ALONG with what has turned into a comfortable summer in Ohio comes good news and bad about Americans on the move again.
The rebound is significant, though statistics from the travel industry suggest that the horror of the 9/11 terrorist attacks didn't halt travel. It slowed its growth.
The bad news for northwest and northeast Ohio is that the central part of the state is drawing substantially larger crowds this year.
The Ohio Division of Travel and Tourism says it is attracting as many as 35 million visitors. Good for the Columbus area. The southeast part of the state is also attracting more visitors.
Not so good for our region.
Our status as a travel destination is on a slide, down 9.6 percent last year from the year before and well beyond the 6.8 percent decline the southwest part of the state experienced.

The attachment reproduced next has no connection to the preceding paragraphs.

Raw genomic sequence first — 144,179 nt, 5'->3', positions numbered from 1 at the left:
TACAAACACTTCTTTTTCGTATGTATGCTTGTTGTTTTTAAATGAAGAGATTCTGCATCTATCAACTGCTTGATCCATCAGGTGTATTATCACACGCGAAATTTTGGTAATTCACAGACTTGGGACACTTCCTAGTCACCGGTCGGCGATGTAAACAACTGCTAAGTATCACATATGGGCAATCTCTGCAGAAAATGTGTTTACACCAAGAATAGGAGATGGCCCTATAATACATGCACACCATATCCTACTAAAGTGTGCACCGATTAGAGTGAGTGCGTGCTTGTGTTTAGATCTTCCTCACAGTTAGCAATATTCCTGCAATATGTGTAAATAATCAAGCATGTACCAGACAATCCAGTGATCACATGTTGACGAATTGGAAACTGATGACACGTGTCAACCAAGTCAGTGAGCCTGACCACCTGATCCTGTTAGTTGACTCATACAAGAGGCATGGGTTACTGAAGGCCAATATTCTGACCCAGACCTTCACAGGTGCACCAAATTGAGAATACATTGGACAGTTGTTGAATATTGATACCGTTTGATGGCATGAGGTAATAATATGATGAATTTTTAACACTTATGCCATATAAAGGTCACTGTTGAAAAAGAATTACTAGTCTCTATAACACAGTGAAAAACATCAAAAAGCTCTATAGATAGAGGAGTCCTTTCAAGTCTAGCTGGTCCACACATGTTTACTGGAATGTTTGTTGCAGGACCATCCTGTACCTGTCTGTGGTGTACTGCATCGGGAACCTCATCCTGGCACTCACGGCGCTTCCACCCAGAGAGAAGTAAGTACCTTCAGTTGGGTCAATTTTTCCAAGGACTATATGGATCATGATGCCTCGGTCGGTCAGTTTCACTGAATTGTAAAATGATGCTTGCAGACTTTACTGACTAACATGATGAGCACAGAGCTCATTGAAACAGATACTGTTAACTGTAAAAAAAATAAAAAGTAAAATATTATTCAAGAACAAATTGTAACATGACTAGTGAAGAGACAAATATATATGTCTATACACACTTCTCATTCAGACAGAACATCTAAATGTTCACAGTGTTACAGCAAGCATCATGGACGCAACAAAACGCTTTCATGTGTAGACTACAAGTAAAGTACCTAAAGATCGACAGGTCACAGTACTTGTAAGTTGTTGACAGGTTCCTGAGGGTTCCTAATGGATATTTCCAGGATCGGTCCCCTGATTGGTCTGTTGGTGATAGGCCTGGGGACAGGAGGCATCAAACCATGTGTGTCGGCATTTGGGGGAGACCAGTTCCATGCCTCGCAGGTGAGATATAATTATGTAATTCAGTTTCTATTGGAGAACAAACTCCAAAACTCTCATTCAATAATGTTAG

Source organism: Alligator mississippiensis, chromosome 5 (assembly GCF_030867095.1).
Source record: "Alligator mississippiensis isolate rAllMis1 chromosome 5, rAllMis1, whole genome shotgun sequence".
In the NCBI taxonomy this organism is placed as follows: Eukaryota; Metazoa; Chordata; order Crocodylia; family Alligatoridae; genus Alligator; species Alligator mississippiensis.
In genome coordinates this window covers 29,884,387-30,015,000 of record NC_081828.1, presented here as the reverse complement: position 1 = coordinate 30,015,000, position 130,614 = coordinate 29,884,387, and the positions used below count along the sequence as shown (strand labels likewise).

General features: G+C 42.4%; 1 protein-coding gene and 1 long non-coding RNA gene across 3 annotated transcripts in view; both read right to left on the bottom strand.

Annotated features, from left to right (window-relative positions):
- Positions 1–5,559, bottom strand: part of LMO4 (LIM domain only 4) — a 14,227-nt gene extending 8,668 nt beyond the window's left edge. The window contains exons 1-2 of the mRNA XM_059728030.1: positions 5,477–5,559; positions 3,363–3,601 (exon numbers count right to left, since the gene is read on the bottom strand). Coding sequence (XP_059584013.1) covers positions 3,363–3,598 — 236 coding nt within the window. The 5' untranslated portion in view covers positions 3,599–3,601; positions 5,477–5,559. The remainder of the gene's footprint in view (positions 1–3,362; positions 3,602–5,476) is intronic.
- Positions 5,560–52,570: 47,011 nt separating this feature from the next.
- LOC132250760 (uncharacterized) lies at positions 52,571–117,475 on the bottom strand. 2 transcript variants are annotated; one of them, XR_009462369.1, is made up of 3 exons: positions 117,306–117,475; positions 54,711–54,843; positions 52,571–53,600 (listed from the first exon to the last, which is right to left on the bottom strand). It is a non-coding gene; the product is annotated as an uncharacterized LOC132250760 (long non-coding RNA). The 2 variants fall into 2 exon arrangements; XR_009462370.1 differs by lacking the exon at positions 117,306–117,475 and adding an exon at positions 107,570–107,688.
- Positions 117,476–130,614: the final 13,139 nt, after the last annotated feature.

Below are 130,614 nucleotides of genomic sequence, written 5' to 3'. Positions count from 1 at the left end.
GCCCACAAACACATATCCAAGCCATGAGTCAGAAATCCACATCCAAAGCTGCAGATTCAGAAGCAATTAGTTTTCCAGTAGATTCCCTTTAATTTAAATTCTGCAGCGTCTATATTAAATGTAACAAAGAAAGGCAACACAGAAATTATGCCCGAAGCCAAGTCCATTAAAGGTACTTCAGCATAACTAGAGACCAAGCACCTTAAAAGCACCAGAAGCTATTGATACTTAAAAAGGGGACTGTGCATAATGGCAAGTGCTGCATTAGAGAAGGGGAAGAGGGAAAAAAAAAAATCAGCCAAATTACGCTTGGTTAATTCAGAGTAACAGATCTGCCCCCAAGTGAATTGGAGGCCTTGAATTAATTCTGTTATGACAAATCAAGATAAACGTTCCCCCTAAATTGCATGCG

It isn't simply a matter of day trips. Americans have overcome their 9/11-inspired fear of flying. But their confidence is really jumping this year, along with traveler patience with the burdensome process of air travel.
Flights to Las Vegas are up, USA Today has documented, along with helicopter trips to the Grand Canyon. So are vacation-home bookings in Hawaii, where owners are raising prices by 10 and 15 percent to capitalize on heavy demand.
Cruise ship bookings to both Alaska and Europe are also on the rise. And bookings to Europe are swelling, even to nations where our government isn't popular, with no negative fallout. Said one 22-year-old in Paris: "I can't live in fear."
The U.S. travel industry is elated at the multiple evidence of uptick, and so should we all be. Americans have always been a mobile nation, and the extent of our mobility has always been a barometer for our feelings about ourselves. It's good to feel good again.
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